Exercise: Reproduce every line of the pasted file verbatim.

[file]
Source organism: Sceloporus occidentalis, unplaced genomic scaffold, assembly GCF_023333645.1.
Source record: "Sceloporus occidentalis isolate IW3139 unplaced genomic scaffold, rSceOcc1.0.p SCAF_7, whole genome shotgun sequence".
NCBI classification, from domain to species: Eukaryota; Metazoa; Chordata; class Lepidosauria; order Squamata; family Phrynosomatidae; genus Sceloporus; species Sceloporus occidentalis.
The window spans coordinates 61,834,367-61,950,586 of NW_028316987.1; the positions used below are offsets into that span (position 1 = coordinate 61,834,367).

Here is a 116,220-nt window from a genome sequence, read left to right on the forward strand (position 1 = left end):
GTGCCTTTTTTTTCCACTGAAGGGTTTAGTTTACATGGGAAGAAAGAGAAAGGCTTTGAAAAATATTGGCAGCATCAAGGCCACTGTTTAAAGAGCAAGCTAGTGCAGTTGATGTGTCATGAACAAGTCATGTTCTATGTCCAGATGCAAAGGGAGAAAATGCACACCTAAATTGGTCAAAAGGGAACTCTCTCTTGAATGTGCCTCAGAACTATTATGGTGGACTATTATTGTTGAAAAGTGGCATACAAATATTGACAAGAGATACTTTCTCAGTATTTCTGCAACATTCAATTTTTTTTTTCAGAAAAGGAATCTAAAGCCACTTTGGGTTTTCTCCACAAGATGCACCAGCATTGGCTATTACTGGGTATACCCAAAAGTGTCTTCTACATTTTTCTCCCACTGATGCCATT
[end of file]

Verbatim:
Source organism: Sceloporus occidentalis, unplaced genomic scaffold, assembly GCF_023333645.1.
Source record: "Sceloporus occidentalis isolate IW3139 unplaced genomic scaffold, rSceOcc1.0.p SCAF_7, whole genome shotgun sequence".
NCBI classification, from domain to species: Eukaryota; Metazoa; Chordata; class Lepidosauria; order Squamata; family Phrynosomatidae; genus Sceloporus; species Sceloporus occidentalis.
The window spans coordinates 61,834,367-61,950,586 of NW_028316987.1; the positions used below are offsets into that span (position 1 = coordinate 61,834,367).

Here is a 116,220-nt window from a genome sequence, read left to right on the forward strand (position 1 = left end):
GTGCCTTTTTTTTCCACTGAAGGGTTTAGTTTACATGGGAAGAAAGAGAAAGGCTTTGAAAAATATTGGCAGCATCAAGGCCACTGTTTAAAGAGCAAGCTAGTGCAGTTGATGTGTCATGAACAAGTCATGTTCTATGTCCAGATGCAAAGGGAGAAAATGCACACCTAAATTGGTCAAAAGGGAACTCTCTCTTGAATGTGCCTCAGAACTATTATGGTGGACTATTATTGTTGAAAAGTGGCATACAAATATTGACAAGAGATACTTTCTCAGTATTTCTGCAACATTCAATTTTTTTTTTCAGAAAAGGAATCTAAAGCCACTTTGGGTTTTCTCCACAAGATGCACCAGCATTGGCTATTACTGGGTATACCCAAAAGTGTCTTCTACATTTTTCTCCCACTGATGCCATT